Fall Crush

PersephoneBakeryBlog_Oct16

Turning leaves and brisk mornings make us crave crisp apples in all forms, from naked slices to fermented fun. The latter claims the honor of being the oldest alcoholic beverage in America: Early settlers from England packed their cider recipes within them in the 1600s. Safer than water, cider was the beverage of choice for men, women and children alike; in the late 1700s, annual cider consumption averaged around 40 gallons per person (kiddos too). History has it that founding father John Adams drank a tankard of cider every morning with breakfast. Does a body/country good. Cider fell out out favor with the Temperance Movement, and never recovered its pre-Prohibition popularity, eclipsed by other fermentable crops with single-season yields (like barley). Today, around 7 million cases are sold in the U.S. annually, a pale shadow of the 22 million cases guzzled in the late 1800s. Even so, current consumption marks a revival of sorts for the apple tipple. To stoke the renaissance, we explore some interesting variants on classical cider, from hybrids to desserts. A cider a day keeps the doctor… at bay?

Pommeau
Traditionally from northern France, pommeaus mix apple brandy with apple juice—all aged in oak barrels. The resulting goodness—bright and refreshing—pairs perfectly with hors d’oeuvres or dessert.

Perry
A relative of cider, perry follows the same formula as cider, sub fermented pears. A centuries-old tradition in England, South Wales and France, perry is made from a wild hybrid pear that is higher in tannin and acid than their eating or cooking siblings.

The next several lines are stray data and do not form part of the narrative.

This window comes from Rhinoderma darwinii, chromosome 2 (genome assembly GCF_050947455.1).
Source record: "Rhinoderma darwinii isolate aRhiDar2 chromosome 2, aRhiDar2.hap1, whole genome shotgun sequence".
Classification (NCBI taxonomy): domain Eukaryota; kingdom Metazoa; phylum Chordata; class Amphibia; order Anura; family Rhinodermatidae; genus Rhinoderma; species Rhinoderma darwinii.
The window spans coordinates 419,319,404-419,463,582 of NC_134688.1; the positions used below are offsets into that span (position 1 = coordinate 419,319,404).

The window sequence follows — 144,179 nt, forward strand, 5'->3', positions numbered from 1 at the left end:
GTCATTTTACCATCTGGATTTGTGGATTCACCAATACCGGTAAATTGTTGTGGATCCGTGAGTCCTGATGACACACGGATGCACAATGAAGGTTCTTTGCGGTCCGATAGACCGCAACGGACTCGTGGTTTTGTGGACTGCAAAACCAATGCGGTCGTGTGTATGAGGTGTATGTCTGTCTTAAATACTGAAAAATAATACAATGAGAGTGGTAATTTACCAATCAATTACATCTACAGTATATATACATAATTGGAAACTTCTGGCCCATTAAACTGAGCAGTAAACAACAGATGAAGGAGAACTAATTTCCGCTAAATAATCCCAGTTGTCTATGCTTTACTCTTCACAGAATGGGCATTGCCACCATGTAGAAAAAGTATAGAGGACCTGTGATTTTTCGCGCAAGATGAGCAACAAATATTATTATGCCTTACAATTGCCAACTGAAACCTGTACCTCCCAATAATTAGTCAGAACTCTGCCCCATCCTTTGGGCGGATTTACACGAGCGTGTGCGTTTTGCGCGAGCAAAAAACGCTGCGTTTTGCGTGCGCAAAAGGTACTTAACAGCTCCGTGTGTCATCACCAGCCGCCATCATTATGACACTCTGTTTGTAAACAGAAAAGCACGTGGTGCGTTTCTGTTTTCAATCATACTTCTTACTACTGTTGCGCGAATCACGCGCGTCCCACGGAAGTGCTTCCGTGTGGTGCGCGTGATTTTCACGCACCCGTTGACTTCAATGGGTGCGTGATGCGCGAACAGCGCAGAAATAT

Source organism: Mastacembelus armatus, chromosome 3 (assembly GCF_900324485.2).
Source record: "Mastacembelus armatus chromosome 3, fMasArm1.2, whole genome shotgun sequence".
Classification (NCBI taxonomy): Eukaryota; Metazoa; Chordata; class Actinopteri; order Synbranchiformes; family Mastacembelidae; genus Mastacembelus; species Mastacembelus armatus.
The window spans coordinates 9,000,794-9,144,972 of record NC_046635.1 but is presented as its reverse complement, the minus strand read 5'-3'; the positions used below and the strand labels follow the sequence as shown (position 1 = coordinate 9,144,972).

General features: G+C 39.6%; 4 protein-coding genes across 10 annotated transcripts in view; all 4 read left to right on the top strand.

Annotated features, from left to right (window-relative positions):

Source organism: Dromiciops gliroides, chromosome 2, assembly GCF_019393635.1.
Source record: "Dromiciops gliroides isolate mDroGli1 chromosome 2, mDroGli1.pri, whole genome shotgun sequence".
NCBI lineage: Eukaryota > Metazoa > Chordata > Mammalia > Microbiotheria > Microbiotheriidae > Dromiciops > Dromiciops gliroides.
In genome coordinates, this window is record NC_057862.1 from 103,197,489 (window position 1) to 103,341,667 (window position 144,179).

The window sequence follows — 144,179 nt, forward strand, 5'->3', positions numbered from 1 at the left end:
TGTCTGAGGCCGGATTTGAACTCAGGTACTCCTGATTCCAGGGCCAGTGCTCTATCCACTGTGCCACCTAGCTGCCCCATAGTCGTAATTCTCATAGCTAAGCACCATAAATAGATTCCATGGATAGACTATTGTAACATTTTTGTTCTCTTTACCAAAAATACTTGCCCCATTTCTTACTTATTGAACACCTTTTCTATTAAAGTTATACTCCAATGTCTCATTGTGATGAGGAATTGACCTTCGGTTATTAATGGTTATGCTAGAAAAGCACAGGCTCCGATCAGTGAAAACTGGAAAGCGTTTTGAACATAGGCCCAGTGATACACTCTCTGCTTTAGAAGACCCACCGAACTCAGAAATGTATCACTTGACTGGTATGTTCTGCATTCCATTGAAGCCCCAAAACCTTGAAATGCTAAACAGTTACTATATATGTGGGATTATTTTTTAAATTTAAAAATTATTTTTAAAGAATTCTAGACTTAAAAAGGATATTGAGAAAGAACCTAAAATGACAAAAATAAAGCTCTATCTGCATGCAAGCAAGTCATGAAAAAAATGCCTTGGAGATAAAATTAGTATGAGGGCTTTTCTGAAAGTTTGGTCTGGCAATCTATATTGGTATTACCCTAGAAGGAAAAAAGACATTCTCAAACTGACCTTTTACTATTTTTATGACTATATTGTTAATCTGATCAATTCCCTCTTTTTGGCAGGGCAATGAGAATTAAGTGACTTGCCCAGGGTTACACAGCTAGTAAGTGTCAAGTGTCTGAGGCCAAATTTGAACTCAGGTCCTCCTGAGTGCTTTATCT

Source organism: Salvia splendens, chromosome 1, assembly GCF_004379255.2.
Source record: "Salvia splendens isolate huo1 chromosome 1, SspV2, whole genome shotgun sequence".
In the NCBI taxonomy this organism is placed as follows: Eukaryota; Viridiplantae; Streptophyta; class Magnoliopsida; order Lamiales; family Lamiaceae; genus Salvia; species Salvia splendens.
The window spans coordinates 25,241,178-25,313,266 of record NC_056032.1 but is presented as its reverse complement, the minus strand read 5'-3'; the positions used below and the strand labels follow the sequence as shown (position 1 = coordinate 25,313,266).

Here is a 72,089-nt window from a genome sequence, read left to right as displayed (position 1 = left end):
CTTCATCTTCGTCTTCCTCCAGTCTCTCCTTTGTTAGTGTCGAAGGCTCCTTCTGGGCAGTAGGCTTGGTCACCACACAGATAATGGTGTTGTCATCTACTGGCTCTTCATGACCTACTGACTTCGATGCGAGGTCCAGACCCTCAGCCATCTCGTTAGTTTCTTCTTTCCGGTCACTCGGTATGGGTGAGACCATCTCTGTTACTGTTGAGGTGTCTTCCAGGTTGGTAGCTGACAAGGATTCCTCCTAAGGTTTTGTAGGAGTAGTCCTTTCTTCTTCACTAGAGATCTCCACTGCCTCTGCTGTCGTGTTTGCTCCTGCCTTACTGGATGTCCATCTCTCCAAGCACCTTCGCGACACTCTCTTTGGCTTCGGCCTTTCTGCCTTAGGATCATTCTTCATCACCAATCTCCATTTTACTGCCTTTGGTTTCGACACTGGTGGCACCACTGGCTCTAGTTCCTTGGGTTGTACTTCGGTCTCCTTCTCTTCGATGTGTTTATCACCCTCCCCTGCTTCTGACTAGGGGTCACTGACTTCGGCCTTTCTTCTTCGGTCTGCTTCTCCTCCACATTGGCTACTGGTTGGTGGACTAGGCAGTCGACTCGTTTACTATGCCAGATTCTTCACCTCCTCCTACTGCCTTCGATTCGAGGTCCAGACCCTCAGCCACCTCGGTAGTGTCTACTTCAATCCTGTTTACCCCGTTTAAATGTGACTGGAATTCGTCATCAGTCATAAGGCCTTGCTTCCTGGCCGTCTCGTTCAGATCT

PersephoneBakeryBlog_Oct162Cider-Soaked Tacos
From our friends at Food52, a savory take on cider. This braised pork taco recipe requires forethought but scant skill. The slaw—featuring Granny Smith apples, watercress, red cabbage and carrot—pairs perfectly with the sweet cider-cooked pork. And what’s better? The leftovers!

Cider Bread Pudding
adapted from CiderCraft Magazine
Yields 8 servings
3 eggs
½ cup milk
2 tablespoons vanilla
1 tablespoon cinnamon
1 cup hard cider
5 Persephone croissants, cubed
3 apples, peeled and diced
1 cup brown sugar
3 tablespoons cornstarch

Preheat oven to 350° F.
Mix eggs, milk, vanilla, cinnamon and cider until thoroughly combined. Add cubed croissants and coat evenly with egg mixture; set aside to soak. Meanwhile, mix apples, sugar and cornstarch, tossing apples until coated.
Pour croissant mix into a 9-inch pie pan, spreading evenly. Layer apple mix on top, again evenly. Place pan in oven and cook for 40 minutes.
Serve warm with a scoop of vanilla ice cream on top, drizzled with the Hot Cakes Rye Whiskey Caramel Sauce we stock at Persephone. Store in the fridge.